A small motivic cell of five musical notes (or, to be more precise, two notes embellished by three natural harmonics) that soon turns into a line, a phrase, forms the creative nucleus of this piece, and it appears all over, in a variety of shapes and characters. The orchestra joins the soloist inconspicuously, starting from the almost imperceptible rustle of the beginning. Together with the soloist's actions, it results in delicate, iridescent soundscapes, the music being on the verge between emergence and decay. These minimal moves already catalyze many of the upcoming developments. But soon, the orchestra appears with more angular textures, and the motivic proto-cell turns into a manifold of shapes: occasionally resembling a delicate song, then morphing into ritual-like repetitive pulsations, and, towards the end of the piece into ‚beats' that have a scream-like character. These changes sometimes happen with more fluent transitions and, more often, unexpected turns and even harsh contrasts.
Structurally speaking, Violin Concerto No.2 consists of different sections that merge seamlessly: the grand form of the work resembles a labyrinth.

Unsuk Chin, © 2021

Press Quotes

“…a single movement lasting around 25 minutes, and cast as a series of often roughly juxtaposed episodes (the “shards” of the subtitle) which develop from the thematic kernel of repeated string-crossing harmonics with which the unaccompanied violin begins the work. The solo writing is strenuously demanding… But this time there seems to be an undertow of deep seriousness to the brilliance too, which sometimes takes the music in unexpectedly dark directions.”
The Guardian

“Brilliantly conceived by the Korean composer, it places the soloist at the centre of everything for all of its 25-minute, single-movement span, but surrounds him with a flamboyant array of orchestral ideas that intermittently flare up or flicker away in the background yet never overwhelm the violin. There are snatches of an eerie chorale, playful exchanges between the woodwinds and the front desks of violins, and masses of percussion effects, some shimmering in the background, others exploding through the texture.”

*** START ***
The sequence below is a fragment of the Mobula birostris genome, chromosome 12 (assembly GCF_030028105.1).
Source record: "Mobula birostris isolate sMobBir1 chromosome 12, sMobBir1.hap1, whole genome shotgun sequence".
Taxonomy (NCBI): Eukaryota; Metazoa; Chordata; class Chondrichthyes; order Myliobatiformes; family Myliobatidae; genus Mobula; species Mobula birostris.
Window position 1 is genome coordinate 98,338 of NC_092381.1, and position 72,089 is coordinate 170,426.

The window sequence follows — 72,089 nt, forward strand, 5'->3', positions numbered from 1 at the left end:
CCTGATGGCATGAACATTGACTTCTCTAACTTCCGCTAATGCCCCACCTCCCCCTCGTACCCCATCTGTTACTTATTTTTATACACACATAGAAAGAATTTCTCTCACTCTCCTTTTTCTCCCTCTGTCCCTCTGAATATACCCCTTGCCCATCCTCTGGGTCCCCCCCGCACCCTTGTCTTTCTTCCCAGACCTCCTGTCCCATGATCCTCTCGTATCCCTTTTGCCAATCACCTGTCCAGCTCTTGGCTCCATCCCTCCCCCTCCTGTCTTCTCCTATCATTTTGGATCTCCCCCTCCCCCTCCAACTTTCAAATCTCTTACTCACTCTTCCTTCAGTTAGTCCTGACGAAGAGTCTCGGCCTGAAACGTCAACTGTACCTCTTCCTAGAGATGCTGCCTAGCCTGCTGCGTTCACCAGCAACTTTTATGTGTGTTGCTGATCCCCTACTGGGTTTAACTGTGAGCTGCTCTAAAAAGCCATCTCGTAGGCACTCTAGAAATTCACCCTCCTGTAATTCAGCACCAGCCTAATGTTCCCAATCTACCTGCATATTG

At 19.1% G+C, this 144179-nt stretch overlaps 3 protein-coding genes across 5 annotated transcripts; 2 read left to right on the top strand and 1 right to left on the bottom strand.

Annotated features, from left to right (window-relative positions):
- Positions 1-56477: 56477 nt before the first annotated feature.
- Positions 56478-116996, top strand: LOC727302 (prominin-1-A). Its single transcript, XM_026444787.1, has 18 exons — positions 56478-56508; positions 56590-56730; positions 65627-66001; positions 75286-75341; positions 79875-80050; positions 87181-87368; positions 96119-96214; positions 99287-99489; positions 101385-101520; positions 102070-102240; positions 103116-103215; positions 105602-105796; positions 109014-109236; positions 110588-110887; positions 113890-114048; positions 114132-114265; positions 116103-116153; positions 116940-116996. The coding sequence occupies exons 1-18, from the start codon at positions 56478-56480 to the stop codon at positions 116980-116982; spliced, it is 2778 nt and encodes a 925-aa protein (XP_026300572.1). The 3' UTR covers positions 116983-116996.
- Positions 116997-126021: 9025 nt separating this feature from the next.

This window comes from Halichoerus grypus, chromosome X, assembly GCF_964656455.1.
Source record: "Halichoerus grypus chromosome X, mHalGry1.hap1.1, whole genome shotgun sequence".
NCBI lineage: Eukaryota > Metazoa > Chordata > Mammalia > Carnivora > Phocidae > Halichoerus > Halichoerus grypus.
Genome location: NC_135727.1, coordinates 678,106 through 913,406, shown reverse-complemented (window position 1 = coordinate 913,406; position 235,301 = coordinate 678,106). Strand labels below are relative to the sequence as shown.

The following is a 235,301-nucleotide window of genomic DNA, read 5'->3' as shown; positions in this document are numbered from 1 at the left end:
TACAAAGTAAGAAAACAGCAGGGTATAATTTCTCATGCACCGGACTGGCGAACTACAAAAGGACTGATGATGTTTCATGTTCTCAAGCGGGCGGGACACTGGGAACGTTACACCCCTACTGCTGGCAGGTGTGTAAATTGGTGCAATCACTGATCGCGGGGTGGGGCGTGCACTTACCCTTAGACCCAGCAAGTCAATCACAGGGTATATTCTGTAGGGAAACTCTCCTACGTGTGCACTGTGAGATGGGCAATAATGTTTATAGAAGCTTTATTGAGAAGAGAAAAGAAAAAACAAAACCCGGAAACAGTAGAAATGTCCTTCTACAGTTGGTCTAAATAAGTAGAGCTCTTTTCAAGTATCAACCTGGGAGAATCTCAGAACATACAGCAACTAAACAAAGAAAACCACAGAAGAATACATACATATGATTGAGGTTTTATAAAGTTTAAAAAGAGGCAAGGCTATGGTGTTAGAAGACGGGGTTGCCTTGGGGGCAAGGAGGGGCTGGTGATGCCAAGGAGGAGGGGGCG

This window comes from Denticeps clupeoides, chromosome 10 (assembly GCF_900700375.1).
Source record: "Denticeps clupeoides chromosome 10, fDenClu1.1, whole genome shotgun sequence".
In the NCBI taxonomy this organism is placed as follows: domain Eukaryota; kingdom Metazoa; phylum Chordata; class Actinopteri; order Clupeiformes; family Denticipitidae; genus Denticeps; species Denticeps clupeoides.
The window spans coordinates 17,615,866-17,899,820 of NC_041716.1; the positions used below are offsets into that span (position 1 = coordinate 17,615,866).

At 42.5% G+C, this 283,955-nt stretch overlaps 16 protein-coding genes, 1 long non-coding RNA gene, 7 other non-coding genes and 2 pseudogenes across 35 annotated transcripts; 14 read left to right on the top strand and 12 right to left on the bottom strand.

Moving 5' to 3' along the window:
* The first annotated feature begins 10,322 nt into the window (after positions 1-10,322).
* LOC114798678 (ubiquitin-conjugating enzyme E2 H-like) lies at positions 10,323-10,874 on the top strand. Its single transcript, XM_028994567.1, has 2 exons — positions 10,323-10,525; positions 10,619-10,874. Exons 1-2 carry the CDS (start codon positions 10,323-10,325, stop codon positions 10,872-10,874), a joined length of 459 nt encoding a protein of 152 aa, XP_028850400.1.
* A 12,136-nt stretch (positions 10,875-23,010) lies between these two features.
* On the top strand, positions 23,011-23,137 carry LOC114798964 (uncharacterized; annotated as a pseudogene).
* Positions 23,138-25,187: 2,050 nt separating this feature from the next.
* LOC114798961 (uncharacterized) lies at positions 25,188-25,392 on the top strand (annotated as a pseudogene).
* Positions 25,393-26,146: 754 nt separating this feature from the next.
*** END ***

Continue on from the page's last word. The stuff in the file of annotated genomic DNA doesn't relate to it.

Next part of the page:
The Times

“Out of silence, the solo violin tries an opening idea that stretches tentatively into the higher reaches of the instrument’s harmonics. A line, a phrase, starts to coalesce and this forms the nucleus of what follows. In this concerto, Chin has looked beyond the brilliance of the work’s predecessor to explore darker and sometimes violent feelings below the surface… As so often in Chin’s music, the orchestral writing glittered with freshly minted combinations of sounds…”
Financial Times

“…the striking thing about it was its cogency, each new wave starting with the same tentative and yet easily graspable idea… At the end, the orchestra and soloist were locked in an ascending spiral of deafeningly intense sound, brutally cut off; a startling close…”
Daily Telegraph